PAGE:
I’m making a
documentary about John Wyndham for Radio 4. Nicola Swords is the
producer (we also made my Sarah Kane documentary together) and has done
all the leg work setting up interviews and so on.
The documentary will feature original
interviews as well as a bit of archive and some commentary from me.
We’ve interviewed Sister Bede on the Isle of Wight, whose decision to
convert to Catholicism and then to become a cloistered nun is said to
have satirically inspired the miraculous conceptions of The Midwich Cuckoos.
This week we interviewed Adam Roberts, my friend and colleague and
great science fiction expert, and also went to Kew Gardens where I asked
some pretty dumb questions (why can’t plants walk?) and was introduced
to a range of monsterish and carnivorous plants. Another morning was
spent at Bedales, the fascinating, progressive, co-educational school
that Wyndham seems to have taken as a model for the ideal communities in
the books. We also talked to Wyndham’s biographer, David Ketterer, who
is interested in the books as ‘estranged biography’ working out some of
his personal anxieties and regrets.
My line is, I think, that Wyndham is a
much more complex writer than he seems, partly because we don’t notice
how he’s working within the conventions of the 1950s English novel.
Before the Obscene Publications Act 1959 which allowed some degree of
sexual and other explicitness if there were artistic merit or a public
good involved, it was impossible to discuss some of Wyndham’s key themes
directly: sexuality, alternatives to marriage, as well as our evolution
as a species and relations to others. Wyndham’s complexity lies in the
way he allows subtext to generate his complexities.
Adam Roberts, in his superb short introduction to three new Folio Society editions of The Chrysalids, The Day of the Triffids and The Midwich Cuckoos,
is very alert to the way the books address post-war anxieties about
genocide, nuclear destruction, the Cold War and so on. He observes that
often there are logical lacunae and moments of hyperbole that one can
use to complicate the stories and ask more difficult moral questions.
I’m struck also by Wyndham’s complicated
sexual politics. The experience of Bedales seems to have left him with a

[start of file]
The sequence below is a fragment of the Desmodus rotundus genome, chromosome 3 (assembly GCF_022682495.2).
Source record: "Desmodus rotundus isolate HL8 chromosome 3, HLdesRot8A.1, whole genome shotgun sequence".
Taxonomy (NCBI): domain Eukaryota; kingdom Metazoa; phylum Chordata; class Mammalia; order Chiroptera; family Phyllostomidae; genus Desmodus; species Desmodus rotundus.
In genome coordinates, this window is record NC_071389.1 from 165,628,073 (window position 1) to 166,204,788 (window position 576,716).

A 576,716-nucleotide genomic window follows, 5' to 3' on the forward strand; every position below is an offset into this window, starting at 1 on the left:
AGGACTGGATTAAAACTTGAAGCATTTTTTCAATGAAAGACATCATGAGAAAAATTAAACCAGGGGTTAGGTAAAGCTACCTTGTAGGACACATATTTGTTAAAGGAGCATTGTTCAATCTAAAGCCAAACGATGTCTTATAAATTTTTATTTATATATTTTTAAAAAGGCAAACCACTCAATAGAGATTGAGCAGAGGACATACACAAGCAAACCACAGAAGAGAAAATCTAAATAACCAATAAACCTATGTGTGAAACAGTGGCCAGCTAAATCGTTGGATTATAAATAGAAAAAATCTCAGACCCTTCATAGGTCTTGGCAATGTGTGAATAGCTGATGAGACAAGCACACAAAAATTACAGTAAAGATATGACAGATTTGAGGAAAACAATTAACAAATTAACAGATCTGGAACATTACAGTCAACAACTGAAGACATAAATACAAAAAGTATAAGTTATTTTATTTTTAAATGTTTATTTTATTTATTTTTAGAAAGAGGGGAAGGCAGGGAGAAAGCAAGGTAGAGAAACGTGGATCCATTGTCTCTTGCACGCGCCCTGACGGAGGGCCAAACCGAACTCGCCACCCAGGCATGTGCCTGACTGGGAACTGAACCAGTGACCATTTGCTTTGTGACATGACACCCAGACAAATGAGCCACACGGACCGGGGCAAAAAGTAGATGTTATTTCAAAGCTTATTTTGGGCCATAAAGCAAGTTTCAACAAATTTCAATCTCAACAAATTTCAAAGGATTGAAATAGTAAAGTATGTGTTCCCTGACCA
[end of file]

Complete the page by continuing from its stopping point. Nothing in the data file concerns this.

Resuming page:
clear-sighted delight in strong-willed, independent women. He is also
rather uninterested in marriage, often representing married life as a
chore (Midwich, Chocky) and entertaining alternative forms of family (Triffids, Consider Her Ways, Midwich, Chrysalids, Trouble with Lichen).
In the long short story Consider Her Ways, a woman wakes in a hospital
to find herself many years in the future where the men have died out and
women rule, some of them being selected as mothers, baby machines,
whose bodies are prepared exclusively for the production of children.
When the devastated protagonist talks to one of the new rulers, the
arguments against the way we organise sexuality and childbirth in our
society are surprisingly, unsettlingly persuasive.
At moments I wonder if he visits horrors
on the sleepy Middle England of his books because he is repelled by
their complacency as much as to stress the uncanny in his vision. He is
particularly fascinated and horrified by children, it would seem. Midwich
of course is very much about the fear of children, their independence,
that they will outgrow and outlive you, in some ways be better than you.
The Chrysalids also. Chocky is a curious novel; it’s basically a story about a boy with an imaginary friend raised to another power.
But he also seems to fear women. It’s striking how often the threats in the novels are feminised. In Triffids, as Ketterer suggests, there’s an association between Triffids and female genitalia. Chocky is both sexually neuter and female, intriguingly. And in Midwich,
the telepathic communication between the children is prefigured by the
ability of the women of the village to arrange and hold a meeting on the
subject of their pregnancy without ever actually saying what they’re
talking about. Gossip mechanisms, it suggests, are alien, uncanny,
Wyndham was somewhat dismissed by Brian Aldiss, who spoke perhaps for the new wave’s harder-edged science fiction when he talked of Wyndham’s ‘cosy catastrophes’. It’s true that the stories often seem to be opportunities for the characters to show off good old British pluck and Wyndham’s preference is for no-nonsense, brisk and wryly deprecating narrators. But the books are surprisingly unheroic, and often peculiarly open-ended (think of Kraken and Triffids) or - surely - deliberate in their refusal to offer satisfying endings (the weird conclusion of Midwich).